## 5 Advanced example: bouncing ball

The simple coordinate transformation of varying \(r_{\mathrm {plate}}\) should yield identical results; however, the finite precision of the floating point math causes some difficulties: for \(\approx \)50 % of the sampled values of \(r_{\mathrm {plate}}\), the simulation must be halted after only \({\approx }30\) events on average as the argument of the square root in Eq. (12) becomes negative. This result arises due to the sphere overlapping the wall after a collision by a small amount \({\approx }10^{-16}\,\sigma \), exactly as in the hard-sphere system. The argument of the square root then turns negative once the velocity decays to the point where the peak of the trajectory no longer escapes the small overlap with the wall. A naive implementation may assume that if there are no real roots to Eq. (11) the ball misses the plate; however, this is clearly impossible in this system. This system demonstrates that for inelastic systems with external forces, it is easy to enter regions of undefined dynamics.

One possible treatment of this case is to halt the simulation immediately; however, this will leave the system with a non-zero velocity, a finite number of events in the trajectory, and an overlap. Applying the stable algorithm defined in Sect. 4.1 to the overlap function in Eq. (11) provides a more satisfactory resolution where the motion of the particle is continued until it reaches its peak, where the velocity reduces to zero. The algorithm also causes an infinite number of future events to take place at zero time to prevent the overlap from increasing again, which approximates the exact solution of inelastic collapse to the precision of the calculations. To complete the description of the stable algorithm in this case, an optimized stable event-detection rule for a ball falling onto a plane in three-dimensions is given in Algorithm 2.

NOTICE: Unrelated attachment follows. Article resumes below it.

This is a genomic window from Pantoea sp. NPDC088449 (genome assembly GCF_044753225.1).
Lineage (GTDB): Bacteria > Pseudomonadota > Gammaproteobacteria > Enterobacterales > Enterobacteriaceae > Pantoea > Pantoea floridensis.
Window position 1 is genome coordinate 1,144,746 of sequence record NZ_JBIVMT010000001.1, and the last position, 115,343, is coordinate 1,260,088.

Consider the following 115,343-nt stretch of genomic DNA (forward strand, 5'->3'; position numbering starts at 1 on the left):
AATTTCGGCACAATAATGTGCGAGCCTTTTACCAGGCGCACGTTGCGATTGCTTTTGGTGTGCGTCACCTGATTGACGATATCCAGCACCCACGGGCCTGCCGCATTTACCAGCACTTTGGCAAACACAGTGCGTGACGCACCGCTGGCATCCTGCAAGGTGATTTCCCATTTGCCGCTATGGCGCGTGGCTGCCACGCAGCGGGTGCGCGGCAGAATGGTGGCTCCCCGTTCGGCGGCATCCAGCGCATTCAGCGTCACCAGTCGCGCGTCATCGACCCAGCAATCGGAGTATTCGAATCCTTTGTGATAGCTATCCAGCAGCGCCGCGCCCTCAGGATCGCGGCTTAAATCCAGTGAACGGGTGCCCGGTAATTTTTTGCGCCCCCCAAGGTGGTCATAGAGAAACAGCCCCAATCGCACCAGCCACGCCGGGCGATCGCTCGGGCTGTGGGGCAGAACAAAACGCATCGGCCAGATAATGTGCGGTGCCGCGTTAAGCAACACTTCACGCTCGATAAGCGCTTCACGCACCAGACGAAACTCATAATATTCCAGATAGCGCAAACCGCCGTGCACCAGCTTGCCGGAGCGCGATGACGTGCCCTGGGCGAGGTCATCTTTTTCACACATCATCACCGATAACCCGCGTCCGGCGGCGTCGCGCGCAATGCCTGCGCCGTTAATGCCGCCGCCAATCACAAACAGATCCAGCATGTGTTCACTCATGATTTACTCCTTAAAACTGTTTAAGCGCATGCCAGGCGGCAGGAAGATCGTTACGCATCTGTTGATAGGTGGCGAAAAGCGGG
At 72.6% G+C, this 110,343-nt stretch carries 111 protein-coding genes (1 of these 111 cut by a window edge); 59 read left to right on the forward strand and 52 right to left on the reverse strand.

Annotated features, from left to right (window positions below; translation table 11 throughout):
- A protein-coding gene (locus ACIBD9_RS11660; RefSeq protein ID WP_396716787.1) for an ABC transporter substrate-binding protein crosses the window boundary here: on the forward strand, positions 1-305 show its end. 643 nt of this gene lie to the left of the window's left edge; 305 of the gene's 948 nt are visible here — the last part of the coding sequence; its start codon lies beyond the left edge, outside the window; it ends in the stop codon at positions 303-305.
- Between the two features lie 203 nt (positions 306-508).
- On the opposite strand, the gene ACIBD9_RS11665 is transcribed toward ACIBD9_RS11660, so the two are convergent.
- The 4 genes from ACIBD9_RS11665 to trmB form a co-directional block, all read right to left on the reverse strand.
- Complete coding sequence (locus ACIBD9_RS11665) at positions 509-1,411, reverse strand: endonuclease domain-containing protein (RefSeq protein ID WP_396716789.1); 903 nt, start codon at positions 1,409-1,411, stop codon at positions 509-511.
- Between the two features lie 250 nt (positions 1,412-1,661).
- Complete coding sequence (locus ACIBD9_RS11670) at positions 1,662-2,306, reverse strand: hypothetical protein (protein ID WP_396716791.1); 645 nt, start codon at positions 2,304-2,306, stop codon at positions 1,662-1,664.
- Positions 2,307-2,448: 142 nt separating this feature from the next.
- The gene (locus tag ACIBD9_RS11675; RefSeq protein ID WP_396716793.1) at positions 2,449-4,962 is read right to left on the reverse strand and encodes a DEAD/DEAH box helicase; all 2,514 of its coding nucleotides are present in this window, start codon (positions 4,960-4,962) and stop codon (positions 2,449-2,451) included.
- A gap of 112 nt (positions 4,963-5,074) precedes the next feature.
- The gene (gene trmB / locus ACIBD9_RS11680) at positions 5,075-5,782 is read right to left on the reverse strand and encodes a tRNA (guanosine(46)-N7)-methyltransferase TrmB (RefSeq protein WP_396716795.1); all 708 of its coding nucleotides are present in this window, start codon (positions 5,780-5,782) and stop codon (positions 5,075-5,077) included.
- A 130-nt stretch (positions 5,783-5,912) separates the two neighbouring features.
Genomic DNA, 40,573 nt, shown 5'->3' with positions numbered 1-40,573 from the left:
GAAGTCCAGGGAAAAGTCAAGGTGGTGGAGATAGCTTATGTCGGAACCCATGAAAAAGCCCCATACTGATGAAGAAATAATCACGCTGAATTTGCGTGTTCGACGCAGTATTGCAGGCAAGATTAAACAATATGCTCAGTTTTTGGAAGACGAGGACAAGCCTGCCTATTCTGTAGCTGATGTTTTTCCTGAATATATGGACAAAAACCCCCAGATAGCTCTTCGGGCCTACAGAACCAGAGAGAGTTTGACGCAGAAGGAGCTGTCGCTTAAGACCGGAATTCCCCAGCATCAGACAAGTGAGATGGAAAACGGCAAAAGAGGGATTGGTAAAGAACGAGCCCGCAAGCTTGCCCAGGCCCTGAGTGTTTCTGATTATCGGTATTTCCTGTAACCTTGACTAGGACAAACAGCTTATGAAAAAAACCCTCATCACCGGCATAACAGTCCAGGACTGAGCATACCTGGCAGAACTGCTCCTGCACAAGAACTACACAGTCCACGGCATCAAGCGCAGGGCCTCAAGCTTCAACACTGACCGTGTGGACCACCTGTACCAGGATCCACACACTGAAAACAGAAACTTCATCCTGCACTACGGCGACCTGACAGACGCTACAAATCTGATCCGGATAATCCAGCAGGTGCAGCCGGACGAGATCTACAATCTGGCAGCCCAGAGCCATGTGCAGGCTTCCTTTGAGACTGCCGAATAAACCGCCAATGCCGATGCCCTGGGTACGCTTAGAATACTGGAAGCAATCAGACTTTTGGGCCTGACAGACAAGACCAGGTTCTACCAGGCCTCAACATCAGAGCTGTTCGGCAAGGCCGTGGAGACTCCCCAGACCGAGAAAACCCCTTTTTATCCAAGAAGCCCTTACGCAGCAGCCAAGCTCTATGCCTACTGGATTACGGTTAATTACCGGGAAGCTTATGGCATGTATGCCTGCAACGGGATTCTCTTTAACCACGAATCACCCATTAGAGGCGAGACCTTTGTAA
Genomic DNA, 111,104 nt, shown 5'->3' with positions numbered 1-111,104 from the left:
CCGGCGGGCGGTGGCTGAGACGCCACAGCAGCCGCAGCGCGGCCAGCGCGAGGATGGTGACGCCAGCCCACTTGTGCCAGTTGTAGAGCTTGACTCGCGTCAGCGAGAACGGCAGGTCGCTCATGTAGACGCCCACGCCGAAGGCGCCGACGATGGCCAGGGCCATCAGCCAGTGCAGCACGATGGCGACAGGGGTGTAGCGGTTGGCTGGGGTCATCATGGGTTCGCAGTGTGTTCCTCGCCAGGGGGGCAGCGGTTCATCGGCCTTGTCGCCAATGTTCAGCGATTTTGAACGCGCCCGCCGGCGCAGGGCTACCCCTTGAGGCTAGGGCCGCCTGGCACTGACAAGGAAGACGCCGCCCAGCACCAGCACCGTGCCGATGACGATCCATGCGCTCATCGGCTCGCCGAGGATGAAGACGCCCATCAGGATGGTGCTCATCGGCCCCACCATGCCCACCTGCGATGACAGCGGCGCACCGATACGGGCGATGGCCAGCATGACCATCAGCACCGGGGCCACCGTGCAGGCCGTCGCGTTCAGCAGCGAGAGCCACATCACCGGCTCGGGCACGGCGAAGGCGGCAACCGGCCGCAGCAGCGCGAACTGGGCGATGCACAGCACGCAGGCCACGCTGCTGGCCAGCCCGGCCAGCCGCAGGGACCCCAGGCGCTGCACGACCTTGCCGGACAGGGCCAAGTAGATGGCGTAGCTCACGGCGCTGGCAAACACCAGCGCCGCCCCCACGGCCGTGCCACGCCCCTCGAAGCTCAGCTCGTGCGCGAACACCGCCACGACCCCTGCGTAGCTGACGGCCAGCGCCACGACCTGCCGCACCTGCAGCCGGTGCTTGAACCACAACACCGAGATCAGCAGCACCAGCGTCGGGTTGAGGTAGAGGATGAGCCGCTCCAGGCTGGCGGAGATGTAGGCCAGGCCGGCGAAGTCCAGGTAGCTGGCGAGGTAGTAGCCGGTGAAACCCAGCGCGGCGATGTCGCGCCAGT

## 6 Conclusions

A general and stable approach to event-detection in hard-sphere systems has been proposed and sample implementations given in Algorithms 1 and 2. It defines the dynamics of overlapping particles to minimize their effect on the trajectory of the system. The algorithm relies on treating interactions as stabilizing events for overlapping particle pairs which are not improving with time.

Although this work has focussed on the hard-sphere system, the general concept can be extended to the full range of particle systems studied using event-driven techniques. The extension to other assymmetric hard-core potentials is straightforward provided an overlap function, \(f\), with the characteristics outlined in Sect. 4.1 and algorithms to determine its derivative and roots are available. These are available in certain cases [38] but are non-trivial and must be implemented numerically for some systems such as ellipsoidal particles [10].

Algorithm 2 demonstrates that the stable algorithm can be applied to boundary interactions. An extension of the algorithm to sphere-triangle interactions would allow the simulation of complex geometries in biological processes [5] and the rapid design and import of boundaries from CAD programs for the study of granular/solids processing systems [29]. The primary difficulty in this extension is the definition of a suitable overlap function for collision detection of composite objects.